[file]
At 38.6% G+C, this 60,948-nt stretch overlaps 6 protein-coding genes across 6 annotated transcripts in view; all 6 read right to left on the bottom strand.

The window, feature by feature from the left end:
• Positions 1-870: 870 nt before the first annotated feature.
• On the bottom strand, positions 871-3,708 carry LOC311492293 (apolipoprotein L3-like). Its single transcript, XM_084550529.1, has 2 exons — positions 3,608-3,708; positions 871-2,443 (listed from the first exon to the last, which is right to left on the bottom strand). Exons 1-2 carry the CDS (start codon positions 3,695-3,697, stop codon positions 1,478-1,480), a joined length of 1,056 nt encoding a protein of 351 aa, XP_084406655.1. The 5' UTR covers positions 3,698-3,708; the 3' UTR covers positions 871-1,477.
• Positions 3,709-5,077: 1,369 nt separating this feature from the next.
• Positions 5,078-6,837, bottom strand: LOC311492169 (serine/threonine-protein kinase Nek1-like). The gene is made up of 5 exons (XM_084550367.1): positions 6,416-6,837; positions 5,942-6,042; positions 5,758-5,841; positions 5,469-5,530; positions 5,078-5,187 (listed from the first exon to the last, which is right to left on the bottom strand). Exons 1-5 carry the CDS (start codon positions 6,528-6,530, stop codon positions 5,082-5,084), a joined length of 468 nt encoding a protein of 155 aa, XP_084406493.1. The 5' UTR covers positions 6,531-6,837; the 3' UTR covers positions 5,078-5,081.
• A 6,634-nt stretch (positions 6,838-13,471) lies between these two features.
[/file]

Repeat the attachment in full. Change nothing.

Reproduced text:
At 38.6% G+C, this 60,948-nt stretch overlaps 6 protein-coding genes across 6 annotated transcripts in view; all 6 read right to left on the bottom strand.

The window, feature by feature from the left end:
• Positions 1-870: 870 nt before the first annotated feature.
• On the bottom strand, positions 871-3,708 carry LOC311492293 (apolipoprotein L3-like). Its single transcript, XM_084550529.1, has 2 exons — positions 3,608-3,708; positions 871-2,443 (listed from the first exon to the last, which is right to left on the bottom strand). Exons 1-2 carry the CDS (start codon positions 3,695-3,697, stop codon positions 1,478-1,480), a joined length of 1,056 nt encoding a protein of 351 aa, XP_084406655.1. The 5' UTR covers positions 3,698-3,708; the 3' UTR covers positions 871-1,477.
• Positions 3,709-5,077: 1,369 nt separating this feature from the next.
• Positions 5,078-6,837, bottom strand: LOC311492169 (serine/threonine-protein kinase Nek1-like). The gene is made up of 5 exons (XM_084550367.1): positions 6,416-6,837; positions 5,942-6,042; positions 5,758-5,841; positions 5,469-5,530; positions 5,078-5,187 (listed from the first exon to the last, which is right to left on the bottom strand). Exons 1-5 carry the CDS (start codon positions 6,528-6,530, stop codon positions 5,082-5,084), a joined length of 468 nt encoding a protein of 155 aa, XP_084406493.1. The 5' UTR covers positions 6,531-6,837; the 3' UTR covers positions 5,078-5,081.
• A 6,634-nt stretch (positions 6,838-13,471) lies between these two features.